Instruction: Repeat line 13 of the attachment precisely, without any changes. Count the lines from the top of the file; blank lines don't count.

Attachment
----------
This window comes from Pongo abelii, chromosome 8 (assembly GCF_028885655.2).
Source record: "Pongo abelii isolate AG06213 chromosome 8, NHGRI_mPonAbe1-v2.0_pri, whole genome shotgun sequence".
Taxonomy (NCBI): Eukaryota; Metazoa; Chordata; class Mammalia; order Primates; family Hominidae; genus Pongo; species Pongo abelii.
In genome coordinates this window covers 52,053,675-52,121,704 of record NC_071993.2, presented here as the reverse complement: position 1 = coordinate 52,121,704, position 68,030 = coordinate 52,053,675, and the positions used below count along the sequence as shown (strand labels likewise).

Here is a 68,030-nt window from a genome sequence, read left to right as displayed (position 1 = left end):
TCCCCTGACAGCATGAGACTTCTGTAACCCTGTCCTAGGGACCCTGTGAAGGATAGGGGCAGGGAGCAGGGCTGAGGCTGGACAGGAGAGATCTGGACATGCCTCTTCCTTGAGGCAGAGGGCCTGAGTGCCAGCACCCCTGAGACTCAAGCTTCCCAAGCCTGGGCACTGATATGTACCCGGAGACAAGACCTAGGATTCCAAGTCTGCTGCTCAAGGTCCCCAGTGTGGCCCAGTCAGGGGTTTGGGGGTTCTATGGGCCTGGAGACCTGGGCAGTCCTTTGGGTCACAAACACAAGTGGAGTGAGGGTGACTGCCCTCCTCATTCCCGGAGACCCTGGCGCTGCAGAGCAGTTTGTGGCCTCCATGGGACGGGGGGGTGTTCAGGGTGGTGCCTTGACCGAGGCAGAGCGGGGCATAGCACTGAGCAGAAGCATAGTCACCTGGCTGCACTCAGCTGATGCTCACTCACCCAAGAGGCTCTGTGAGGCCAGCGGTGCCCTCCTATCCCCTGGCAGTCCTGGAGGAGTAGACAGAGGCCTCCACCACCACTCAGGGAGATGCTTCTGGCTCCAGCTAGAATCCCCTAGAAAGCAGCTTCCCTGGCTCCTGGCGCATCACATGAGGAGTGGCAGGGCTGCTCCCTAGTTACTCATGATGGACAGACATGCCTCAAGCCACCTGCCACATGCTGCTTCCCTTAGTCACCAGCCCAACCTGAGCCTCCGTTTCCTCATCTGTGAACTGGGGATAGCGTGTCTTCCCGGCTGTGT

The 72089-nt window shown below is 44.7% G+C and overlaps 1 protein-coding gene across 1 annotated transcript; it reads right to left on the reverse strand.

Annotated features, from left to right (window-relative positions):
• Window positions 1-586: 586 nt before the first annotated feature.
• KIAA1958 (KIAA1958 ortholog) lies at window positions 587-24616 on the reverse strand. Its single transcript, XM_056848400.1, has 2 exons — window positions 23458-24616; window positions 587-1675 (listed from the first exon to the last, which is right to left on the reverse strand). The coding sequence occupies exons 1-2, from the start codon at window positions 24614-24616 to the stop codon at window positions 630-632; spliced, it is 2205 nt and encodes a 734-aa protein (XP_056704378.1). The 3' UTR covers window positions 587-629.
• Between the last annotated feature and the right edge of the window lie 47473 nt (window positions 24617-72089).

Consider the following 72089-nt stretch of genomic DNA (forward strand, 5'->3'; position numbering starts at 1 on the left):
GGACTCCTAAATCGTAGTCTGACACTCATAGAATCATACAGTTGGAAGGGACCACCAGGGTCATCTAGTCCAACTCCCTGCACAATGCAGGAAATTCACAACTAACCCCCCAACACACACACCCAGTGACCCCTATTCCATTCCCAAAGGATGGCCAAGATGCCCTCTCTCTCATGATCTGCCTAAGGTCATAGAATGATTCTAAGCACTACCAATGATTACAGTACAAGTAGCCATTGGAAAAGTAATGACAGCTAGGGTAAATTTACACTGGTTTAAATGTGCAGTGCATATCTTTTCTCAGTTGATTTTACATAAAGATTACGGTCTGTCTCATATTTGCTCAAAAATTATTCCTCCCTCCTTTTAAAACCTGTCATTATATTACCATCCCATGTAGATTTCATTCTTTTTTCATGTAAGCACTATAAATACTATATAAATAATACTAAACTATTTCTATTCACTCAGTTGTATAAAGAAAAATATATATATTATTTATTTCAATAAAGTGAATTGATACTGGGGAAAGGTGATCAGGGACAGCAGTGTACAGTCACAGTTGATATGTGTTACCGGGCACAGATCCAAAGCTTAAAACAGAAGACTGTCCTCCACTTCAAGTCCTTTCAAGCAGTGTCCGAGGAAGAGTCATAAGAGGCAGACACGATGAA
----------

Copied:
GGACTCCTAAATCGTAGTCTGACACTCATAGAATCATACAGTTGGAAGGGACCACCAGGGTCATCTAGTCCAACTCCCTGCACAATGCAGGAAATTCACAACTAACCCCCCAACACACACACCCAGTGACCCCTATTCCATTCCCAAAGGATGGCCAAGATGCCCTCTCTCTCATGATCTGCCTAAGGTCATAGAATGATTCTAAGCACTACCAATGATTACAGTACAAGTAGCCATTGGAAAAGTAATGACAGCTAGGGTAAATTTACACTGGTTTAAATGTGCAGTGCATATCTTTTCTCAGTTGATTTTACATAAAGATTACGGTCTGTCTCATATTTGCTCAAAAATTATTCCTCCCTCCTTTTAAAACCTGTCATTATATTACCATCCCATGTAGATTTCATTCTTTTTTCATGTAAGCACTATAAATACTATATAAATAATACTAAACTATTTCTATTCACTCAGTTGTATAAAGAAAAATATATATATTATTTATTTCAATAAAGTGAATTGATACTGGGGAAAGGTGATCAGGGACAGCAGTGTACAGTCACAGTTGATATGTGTTACCGGGCACAGATCCAAAGCTTAAAACAGAAGACTGTCCTCCACTTCAAGTCCTTTCAAGCAGTGTCCGAGGAAGAGTCATAAGAGGCAGACACGATGAA